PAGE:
BSOD when installing Windows 7 in AHCI (WD Caviar Black)


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Hi guys, I'll try to explain my problem in as few words as possible.

First thing, my build:
Board: Gigabyte GA-P55A-UD4
CPU: Core i7 870 @ 2,93 Ghz
Graphic: Sapphire AMD Radeon 8670
Mushkin 2x2Gb Red Culvert Kit @ 1600Mhz CAS 6-7-7-18
Seagate 320 GB SATA II HDD
+ WD Caviar Black 1TB SATA III HDD
Running: Windows 7 Ultimate
Trying to install: Windows 7 Ultimat
PSU: LC Power Arkangel 850W

Ok so here's the deal. I have Windows 7 Ultimate installed on my 320 Gb HDD and everything is running ok. I just bought a WD Caviar Black 1TB SATA III disk and I want to install Windows 7 there, since the disk is faster.
Here's what happens. When I connect the disk (it is connected GSATA 3 connectors), the disk will be recognized in bios and in Windows, but wont show under My Computer. I figured it must be some software bug so I formatted the disk in diskpart (clean format) and installed Windows 7 on it. At that time the GSATA 3 interface was set to IDE mode. It ran fine but after installing a big batch of Windows updates, the system hung at windows startup screen. After restoring the system to a previous state (i.e. before the updates), the system booted up normally.
I didnt know what was wrong so I formatted again, and this time I set the GSATA 3 to AHCI mode, since I realized this is a better option. When installing in AHCI mode, the computer expands the windows files but when the system is restarted, I get a BSOD (code Stop 0x000000B4 video driver failed to initialize) at Setup is updating registry settings. I really want to use the AHCI mode, but I cant get the system to work in IDE either so its really a bugger. I have no idea what could be causing this as the system works fine when using the other disk. Can the BSOD be caused by the disk? Anyway, I' open to suggestions since I really want to start using the disk. Any help would be appreciated.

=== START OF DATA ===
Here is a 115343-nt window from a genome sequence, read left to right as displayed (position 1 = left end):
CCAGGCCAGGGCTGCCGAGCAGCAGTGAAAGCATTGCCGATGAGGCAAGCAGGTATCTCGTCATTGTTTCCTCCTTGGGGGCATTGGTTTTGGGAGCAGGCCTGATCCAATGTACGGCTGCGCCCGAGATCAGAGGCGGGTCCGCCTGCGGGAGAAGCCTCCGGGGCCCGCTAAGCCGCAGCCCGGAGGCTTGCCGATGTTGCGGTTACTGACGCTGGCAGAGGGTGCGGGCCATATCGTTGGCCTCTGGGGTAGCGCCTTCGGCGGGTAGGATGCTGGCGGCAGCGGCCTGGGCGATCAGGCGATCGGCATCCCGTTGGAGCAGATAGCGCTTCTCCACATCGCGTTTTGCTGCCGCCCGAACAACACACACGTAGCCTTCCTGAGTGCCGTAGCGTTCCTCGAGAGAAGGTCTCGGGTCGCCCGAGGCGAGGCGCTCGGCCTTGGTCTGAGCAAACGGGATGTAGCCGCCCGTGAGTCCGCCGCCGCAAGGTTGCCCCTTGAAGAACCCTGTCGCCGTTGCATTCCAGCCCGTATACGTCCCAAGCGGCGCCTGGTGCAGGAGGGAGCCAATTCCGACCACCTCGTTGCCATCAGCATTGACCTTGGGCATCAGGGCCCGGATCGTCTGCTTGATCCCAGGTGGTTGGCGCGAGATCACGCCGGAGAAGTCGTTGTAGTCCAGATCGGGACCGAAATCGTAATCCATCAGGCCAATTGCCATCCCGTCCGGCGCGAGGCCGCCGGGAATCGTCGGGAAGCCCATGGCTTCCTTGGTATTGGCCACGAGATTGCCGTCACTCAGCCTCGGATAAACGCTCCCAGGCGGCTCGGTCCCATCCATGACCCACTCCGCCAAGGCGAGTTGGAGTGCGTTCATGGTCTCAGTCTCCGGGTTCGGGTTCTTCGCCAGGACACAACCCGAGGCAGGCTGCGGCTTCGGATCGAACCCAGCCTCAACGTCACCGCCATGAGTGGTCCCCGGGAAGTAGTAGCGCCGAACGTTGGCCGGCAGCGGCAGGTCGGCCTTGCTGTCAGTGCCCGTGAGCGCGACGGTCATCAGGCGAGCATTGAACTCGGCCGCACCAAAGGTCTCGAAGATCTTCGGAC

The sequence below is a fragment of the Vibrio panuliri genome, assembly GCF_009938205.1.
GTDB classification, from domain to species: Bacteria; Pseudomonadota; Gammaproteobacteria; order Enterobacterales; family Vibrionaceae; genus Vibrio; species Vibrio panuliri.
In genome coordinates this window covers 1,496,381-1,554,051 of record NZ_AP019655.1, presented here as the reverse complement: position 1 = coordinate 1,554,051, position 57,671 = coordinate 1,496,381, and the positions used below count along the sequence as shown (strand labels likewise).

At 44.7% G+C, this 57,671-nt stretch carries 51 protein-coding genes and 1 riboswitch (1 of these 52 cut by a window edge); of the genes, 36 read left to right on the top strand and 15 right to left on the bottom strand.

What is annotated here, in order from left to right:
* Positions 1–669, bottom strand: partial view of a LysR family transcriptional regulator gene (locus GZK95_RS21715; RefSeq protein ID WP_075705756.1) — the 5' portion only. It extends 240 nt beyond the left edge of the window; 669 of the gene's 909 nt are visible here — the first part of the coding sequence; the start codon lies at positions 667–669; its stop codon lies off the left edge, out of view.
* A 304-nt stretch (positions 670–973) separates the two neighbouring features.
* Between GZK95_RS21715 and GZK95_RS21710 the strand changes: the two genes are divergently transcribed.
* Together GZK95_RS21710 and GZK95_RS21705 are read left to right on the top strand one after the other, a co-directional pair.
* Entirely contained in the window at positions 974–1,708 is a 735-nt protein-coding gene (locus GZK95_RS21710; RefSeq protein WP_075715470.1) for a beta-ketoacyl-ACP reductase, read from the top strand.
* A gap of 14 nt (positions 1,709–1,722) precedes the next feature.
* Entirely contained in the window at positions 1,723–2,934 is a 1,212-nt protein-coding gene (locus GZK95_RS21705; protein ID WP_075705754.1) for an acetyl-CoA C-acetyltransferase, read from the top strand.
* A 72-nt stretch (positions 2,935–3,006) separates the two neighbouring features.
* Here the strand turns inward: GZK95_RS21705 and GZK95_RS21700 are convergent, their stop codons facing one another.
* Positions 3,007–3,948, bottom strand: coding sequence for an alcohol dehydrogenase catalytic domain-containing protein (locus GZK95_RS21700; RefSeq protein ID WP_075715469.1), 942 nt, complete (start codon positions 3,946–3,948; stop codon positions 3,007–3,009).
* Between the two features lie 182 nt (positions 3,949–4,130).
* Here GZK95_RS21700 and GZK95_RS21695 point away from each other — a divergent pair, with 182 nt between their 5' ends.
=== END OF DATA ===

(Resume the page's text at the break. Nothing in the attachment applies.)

Note: I have tried installing Windows 7 from a dvd as well as from a USB key.

Thank you,

J
 
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brkkab123

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Both drive's need to be able to use AHCI. Also, if they're both AHCI capable, it need's to be configured in the bios first. From experience as I have 2 of the WD Caviar Black 1.0 tb's in my pc personally I 'd use your 1.0 tb. drive for the paging file, Contacts, Documents, Downloads, Music, Pictures, Saved Games, Searches and Videos. Also, if the Seagate drive is AHCI compatible , your best bet is to configure the AHCI in the bios first, reformat both drives during a pre-Clean Install of Windows 7. *Note*- Look over the graphica card you listed. I think you meant Saphire Radeon HD6870. Note 2 expect it to take over 3 hr's. to run Check Disk on that Western Digital Caviar Black 1.0 tb. drive.
 
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Yes sorry there was a mistype in the graphic card name.
The disks are not connected at the same time. Only 1tb disk was connected when I was installing Windows and the BSOD happened. I am currently using the 320Gb disk to use the forums and everything works great.
GSATA 3 controller is set to AHCI in bios and SATA 2 controller to IDE but this is irrelevant since the disks are never connected simultaneously.
Is it possible that the GSATA3 controller is not working properly?
 

brkkab123